In a press release sent by the Kings, the investigation found insufficient evidence to support Tennant's claims against Walton and the case is considered closed unless new evidence becomes available.

The Kings said that Tennant, through her counsel, chose not to participate in the investigation, despite numerous attempts.

But legal experts told the Sacramento Bee they weren't surprised Tennant and her legal team declined to sit down with investigators. 

“Lawyers generally don’t like it when their clients tell their stories multiple times,” Northwestern University law professor Deborah Tuerkheimer said. “I’m not surprised she decided to opt out.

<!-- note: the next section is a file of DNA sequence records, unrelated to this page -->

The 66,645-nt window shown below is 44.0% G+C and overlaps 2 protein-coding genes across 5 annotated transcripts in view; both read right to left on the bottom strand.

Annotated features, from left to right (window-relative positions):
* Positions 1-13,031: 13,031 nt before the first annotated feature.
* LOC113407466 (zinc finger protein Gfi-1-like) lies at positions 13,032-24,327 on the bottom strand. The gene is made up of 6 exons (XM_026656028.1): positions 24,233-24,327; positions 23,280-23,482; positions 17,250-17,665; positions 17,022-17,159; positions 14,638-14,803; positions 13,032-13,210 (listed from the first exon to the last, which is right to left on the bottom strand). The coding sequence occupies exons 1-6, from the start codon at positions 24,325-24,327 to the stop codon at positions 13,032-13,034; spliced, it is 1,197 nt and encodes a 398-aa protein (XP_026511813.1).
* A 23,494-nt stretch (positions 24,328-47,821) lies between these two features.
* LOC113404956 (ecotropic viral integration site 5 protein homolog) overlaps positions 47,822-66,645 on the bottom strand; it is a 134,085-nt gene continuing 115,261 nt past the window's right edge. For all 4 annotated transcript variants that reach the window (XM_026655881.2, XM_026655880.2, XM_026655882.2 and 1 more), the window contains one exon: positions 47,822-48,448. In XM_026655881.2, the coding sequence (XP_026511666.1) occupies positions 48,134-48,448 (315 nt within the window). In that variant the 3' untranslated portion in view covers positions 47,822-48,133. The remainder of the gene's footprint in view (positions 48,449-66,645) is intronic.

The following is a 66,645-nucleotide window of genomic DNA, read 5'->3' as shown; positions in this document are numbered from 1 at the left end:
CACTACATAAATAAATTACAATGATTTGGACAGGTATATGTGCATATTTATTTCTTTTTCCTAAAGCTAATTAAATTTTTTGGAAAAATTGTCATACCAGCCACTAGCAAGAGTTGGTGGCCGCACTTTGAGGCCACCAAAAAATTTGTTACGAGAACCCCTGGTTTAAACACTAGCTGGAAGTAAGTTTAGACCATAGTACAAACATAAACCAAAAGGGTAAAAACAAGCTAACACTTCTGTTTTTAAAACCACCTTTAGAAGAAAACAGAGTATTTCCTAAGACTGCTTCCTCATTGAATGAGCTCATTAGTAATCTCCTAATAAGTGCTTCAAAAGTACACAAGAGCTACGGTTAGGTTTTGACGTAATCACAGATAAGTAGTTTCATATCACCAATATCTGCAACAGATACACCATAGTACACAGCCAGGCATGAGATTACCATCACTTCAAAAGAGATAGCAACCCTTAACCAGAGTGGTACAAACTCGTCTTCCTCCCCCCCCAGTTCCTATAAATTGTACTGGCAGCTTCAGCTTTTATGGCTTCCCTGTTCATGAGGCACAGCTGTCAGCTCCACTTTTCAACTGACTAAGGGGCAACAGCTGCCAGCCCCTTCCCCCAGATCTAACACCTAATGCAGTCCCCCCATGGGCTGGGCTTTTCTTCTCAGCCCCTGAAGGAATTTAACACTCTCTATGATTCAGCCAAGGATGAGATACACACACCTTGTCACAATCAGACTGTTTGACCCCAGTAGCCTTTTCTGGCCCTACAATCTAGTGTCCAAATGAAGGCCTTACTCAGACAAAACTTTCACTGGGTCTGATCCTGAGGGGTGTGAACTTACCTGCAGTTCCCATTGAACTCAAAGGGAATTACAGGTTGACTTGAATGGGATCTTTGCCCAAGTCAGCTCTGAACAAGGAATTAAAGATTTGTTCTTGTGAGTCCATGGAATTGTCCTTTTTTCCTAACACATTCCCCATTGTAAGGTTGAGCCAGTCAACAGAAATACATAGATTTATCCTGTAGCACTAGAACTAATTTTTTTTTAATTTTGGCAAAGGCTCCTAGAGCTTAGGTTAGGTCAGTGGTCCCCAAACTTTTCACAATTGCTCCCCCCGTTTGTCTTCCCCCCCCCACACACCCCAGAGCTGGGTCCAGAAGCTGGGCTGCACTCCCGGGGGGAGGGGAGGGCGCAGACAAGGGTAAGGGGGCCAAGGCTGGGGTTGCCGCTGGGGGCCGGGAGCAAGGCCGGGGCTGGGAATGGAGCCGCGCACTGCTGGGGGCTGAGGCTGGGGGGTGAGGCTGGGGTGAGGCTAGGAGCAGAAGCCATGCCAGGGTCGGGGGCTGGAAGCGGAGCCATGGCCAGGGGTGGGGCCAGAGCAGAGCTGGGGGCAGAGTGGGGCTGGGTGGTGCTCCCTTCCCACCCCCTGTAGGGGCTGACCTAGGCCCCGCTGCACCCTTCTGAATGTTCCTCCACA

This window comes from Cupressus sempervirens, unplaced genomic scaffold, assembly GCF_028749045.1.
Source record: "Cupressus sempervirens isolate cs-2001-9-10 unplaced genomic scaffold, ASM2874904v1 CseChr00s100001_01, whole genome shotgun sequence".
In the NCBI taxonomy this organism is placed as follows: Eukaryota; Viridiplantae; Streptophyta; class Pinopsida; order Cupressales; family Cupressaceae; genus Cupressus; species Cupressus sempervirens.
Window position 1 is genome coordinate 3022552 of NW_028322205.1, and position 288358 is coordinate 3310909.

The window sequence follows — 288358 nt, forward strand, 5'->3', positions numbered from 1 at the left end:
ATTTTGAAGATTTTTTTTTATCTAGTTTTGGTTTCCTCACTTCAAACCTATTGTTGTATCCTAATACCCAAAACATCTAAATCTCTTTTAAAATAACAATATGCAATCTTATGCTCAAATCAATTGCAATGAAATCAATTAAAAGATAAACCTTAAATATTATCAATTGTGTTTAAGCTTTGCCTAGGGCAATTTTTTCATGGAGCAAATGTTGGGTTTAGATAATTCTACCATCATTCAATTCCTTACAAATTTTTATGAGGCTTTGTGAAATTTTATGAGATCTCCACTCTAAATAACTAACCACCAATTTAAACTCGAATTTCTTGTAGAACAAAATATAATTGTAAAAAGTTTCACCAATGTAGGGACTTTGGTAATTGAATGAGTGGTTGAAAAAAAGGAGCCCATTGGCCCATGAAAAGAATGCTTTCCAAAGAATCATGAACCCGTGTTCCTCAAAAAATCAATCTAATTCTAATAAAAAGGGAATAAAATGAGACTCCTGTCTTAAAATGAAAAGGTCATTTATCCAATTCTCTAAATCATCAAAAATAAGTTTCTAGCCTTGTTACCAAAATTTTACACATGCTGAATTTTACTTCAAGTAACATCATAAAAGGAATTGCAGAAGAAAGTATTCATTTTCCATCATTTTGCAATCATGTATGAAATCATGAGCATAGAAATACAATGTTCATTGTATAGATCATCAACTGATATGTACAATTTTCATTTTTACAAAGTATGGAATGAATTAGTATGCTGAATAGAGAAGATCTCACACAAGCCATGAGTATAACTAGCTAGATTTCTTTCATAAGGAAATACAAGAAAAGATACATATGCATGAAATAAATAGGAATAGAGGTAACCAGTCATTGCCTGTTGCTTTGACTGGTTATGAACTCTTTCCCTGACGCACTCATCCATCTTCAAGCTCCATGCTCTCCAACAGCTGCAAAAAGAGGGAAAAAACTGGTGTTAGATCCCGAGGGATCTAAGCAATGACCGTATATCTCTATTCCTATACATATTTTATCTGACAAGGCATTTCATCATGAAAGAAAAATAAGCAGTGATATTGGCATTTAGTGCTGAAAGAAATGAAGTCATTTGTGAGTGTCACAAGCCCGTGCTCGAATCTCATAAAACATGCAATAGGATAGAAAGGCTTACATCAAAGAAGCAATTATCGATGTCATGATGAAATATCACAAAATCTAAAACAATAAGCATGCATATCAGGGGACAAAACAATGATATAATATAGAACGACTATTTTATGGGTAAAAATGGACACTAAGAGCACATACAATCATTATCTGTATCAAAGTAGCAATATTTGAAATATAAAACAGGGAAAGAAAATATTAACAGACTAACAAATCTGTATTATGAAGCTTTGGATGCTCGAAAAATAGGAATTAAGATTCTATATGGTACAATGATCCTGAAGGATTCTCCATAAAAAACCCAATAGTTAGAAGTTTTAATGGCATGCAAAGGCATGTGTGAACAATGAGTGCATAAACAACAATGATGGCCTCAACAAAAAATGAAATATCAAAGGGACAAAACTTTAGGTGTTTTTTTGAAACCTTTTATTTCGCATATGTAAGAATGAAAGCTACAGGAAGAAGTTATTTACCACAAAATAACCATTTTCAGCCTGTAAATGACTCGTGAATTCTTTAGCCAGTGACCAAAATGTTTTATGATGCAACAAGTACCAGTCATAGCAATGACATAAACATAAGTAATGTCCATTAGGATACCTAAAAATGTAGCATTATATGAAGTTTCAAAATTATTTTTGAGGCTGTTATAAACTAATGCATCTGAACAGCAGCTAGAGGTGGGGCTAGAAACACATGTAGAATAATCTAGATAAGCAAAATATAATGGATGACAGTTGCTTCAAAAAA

Laura Beth Nielsen, a sociologist and legal expert at Northwestern who has studied the #MeToo movement also wasn't surprised. Nielsen says independent investigations of sexual harassment and assault cases by big companies such as the NBA have a reputation of taking sides of the employee. 

Nielsen described it as "a sort of circle the wagons, we want to have a defensive posture." 

According to the Kings, more than 20 individuals, including Walton, were interviewed during the course of the joint investigation, which was led by Sue Ann Van Dermyden, from the Sacramento law firm Van Dermyden Maddux, and Elizabeth Maringer, senior vice president and assistant general counsel of the NBA.

Tennant, at an April news conference, said that Walton sexually assaulted her at a hotel room in Santa Monica when he was then an assistant coach on the Warriors. 

Walton has denied the allegations.